What foreign nationals would get fingerprinted at the passport control kiosks? Specifically all the major western nations. Have you ever been asked as a foreign national (specifically non-EU national in the case of EU countries)?

Reason for this question: I have yet to go through one of the kiosks since they went out and I'm just reluctant at the thought of giving out (even just for verification purposes) my fingerprints. No ill will intended.

  • To fill in the gaps in your questions, is this with regard to the proposed Schengen Entry/Exit System (EES)? travel-europe.europa.eu/ees/…
    – origimbo
    Mar 22 at 17:32
  • I have been through kiosks in the UK and the Netherlands and nothing but passport and face to the camera has been asked.
    – Willeke
    Mar 22 at 17:37
  • @origimbo No, but in general Mar 22 at 18:02
  • Could you clarify why this is a concern? Do you wish to avoid sharing your fingerprint data and thus want to avoid such destinations?
    – JonathanReez
    Mar 23 at 19:05

3 Answers 3


Generally, the kiosks would ask for the same details as the human would at the initial encounter. I don't think they collect fingerprints in the EU (at least not as far as I can remember from my recent trips), but in the US they do - and you'd provide fingerprints both in the kiosks and to the CBP officers. Similarly in China, you provide fingerprints in the automated system (if I remember correctly - before even getting to the border checks).

  • Given the context of the original question, it might be worth noting that the biometric passports of many nations (though not the UK or US, among other dissenters) include data on either some or all fingerprints, so many western travellers are providing a copy of their fingerprints already (or at least, those of the person they stole the passport from).
    – origimbo
    Mar 22 at 19:12

What foreign nationals would get fingerprinted at the passport control kiosks?

When the Entry/Exit System (EES) is introduced (now expected in 2024), those who have not yet been registered (or their data needs updating) into the EES system must be fingerprinted as part of the data being stored in the system.

Article 8a (4) 'Use of self-service systems for pre-enrolling data in the EES' of REGULATION (EU) 2017/2226 (Entry/Exit System (EES)) describes the proccess.

Article 6a (3) 'Third-country nationals for whom data are to be entered in the EES' contains a list of persons who will be exempt from the recording of their data into the EES system, mainly those who's fingerprints have already been collected elsewhere:

  • Short term Visa holders, type C (contained in the VIS system)
  • Long term visa holders, type D (contained in the VIS system)
  • Residence permit/card holders (contained in the card)

The actual checking of the fingerprints is part of the fallback system if the facial recognition (for what ever reason) fails inside the passport control kiosks.



Singapore, for one. But then again they fingerprint and take photos at manual counters too. They started to "offer" (read: force) citizens of a lot of countries the use of automated immigration gates in 2023, and when I had to use them late 2023, they didn't work so well. 5 attempts each on entry and exit, all failed. ICA officers were displeased, but what can I do...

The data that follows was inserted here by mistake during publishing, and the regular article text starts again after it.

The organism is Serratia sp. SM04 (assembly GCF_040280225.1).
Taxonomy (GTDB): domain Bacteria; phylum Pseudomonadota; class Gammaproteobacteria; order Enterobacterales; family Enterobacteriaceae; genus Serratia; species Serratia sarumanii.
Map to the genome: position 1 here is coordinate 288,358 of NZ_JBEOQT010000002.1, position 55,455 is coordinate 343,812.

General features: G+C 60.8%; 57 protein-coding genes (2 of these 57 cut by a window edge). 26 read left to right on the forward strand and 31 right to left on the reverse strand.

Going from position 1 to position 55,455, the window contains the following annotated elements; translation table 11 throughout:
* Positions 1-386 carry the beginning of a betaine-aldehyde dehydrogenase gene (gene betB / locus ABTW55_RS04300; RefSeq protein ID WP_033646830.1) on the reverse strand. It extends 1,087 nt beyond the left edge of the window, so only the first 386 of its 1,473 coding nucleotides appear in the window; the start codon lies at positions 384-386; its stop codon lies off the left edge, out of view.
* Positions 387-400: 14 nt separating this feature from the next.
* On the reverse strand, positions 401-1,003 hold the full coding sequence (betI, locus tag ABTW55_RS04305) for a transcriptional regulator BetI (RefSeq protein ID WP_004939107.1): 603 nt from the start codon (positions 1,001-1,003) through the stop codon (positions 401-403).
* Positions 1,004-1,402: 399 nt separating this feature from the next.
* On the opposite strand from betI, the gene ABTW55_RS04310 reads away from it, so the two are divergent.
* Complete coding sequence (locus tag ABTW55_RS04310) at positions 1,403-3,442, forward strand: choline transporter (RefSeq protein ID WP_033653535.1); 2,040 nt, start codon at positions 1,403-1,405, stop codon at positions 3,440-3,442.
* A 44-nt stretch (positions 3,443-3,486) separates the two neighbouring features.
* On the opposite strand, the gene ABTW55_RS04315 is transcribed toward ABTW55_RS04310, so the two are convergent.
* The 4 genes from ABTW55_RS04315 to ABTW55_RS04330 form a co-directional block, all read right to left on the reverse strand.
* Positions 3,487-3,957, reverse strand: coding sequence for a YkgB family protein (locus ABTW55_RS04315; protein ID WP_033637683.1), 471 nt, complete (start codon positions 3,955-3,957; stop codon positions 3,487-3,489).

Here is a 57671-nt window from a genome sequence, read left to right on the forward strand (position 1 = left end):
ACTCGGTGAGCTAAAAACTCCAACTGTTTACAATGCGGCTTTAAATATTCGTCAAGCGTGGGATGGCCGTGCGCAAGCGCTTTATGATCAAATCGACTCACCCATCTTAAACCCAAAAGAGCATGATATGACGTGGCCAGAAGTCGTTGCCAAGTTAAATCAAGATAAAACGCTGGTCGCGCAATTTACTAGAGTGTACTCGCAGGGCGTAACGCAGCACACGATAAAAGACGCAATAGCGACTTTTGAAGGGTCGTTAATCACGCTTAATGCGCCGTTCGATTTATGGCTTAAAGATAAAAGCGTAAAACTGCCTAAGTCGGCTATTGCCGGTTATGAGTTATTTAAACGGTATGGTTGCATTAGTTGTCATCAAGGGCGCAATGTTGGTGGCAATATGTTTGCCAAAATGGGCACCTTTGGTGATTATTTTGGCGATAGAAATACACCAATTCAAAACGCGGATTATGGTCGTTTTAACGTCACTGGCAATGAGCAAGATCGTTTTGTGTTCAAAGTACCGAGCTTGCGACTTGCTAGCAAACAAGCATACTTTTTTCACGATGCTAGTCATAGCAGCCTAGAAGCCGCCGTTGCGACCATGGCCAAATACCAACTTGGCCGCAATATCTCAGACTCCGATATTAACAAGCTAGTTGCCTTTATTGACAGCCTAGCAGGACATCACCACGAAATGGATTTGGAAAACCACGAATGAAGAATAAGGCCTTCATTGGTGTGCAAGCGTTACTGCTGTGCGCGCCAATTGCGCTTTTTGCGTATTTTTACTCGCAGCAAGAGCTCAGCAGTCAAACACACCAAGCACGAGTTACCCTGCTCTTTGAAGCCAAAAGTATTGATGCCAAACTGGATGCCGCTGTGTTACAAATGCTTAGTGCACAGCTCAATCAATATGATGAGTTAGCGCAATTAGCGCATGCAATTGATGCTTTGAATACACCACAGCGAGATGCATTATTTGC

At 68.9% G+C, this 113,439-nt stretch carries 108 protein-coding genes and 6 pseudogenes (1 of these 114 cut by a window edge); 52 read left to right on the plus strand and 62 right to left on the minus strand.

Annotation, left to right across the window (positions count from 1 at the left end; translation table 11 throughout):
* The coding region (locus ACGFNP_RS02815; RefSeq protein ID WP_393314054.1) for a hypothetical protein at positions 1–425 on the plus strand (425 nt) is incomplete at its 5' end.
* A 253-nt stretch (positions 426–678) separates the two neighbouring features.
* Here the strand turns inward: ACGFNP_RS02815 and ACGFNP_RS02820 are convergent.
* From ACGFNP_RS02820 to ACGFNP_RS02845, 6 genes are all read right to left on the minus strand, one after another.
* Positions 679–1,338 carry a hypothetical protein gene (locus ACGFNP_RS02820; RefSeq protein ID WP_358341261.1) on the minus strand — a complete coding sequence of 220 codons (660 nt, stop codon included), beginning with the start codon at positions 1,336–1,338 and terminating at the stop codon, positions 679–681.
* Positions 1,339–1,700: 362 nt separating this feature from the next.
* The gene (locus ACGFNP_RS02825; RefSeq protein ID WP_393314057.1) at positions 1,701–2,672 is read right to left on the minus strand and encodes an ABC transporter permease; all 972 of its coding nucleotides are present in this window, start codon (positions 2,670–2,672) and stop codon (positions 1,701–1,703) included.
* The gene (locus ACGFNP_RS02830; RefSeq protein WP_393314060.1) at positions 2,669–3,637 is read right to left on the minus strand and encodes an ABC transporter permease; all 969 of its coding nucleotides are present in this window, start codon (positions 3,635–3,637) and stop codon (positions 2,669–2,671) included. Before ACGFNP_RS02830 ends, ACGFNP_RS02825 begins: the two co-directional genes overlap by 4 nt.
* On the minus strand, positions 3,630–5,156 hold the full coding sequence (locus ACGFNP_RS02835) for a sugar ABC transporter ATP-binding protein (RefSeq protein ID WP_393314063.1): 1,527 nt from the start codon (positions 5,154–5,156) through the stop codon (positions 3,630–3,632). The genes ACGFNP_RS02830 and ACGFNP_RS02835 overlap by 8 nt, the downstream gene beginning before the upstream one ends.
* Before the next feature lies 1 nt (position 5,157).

Hong Kong. Residents need to give their thumbs' thumbprints for their HKID, used at the eChannel. Visitors who are eligible to register for the eChannel for frequent visitors give their index fingers' thumbprints. Enrolment is voluntary.

Permanent residents of HK and Macao can enter the other SAR with their ID card, after registering their ID card with the other SAR, passing along their photo and fingerprints. Again, that's voluntary. And they can apply for Mainland China's eGates too.

There's a trusted travelers system in Japan, voluntary and not so easy to get, that requires fingerprints too.

  • "5 attempts each on entry and exit, all failed": do you actually mean the facial recognition failed, no way? Mar 24 at 12:56
  • @thisisreallyrandom people seem to think that facial recognition must be magically accurate because it is performed by a computer. Computers are not infallible, much less computer systems developers, and facial recognition is consequently imperfect. Look for example at the overturned convictions based on facial recognition. But there's nothing in this statement to indicate that the facial recognition failed; it's possible that something else failed, such as reading the NFC chip.
    – phoog
    Mar 24 at 13:16
  • It was either the facial recognition or the fingerprints. From my personal record with such systems, I'd bet fingerprints. I often have issues, especially in Mainland China, and sometimes HK, with fingerprints (very dry fingers). Whereas with facial recognition (France, Germany, HK so far), no issues. It wasn't the passport's itself, since it wasn't rejected. It was my biometrics that failed. Took a few takes at the manual counter too.
    – dda
    Mar 24 at 15:31
  • @thisisreallyrandom And yeah, 5 tries on entry, 5 tries on exit, all failed.
    – dda
    Mar 24 at 15:32
  • Singapore uses both facial recognition and fingerprints. If you're enrolled already (through previous entry, or enrollment with ICA) the facial recognition fails, they ask you to place your finger(s) on the pad.
    – MJeffryes
    Mar 25 at 10:50

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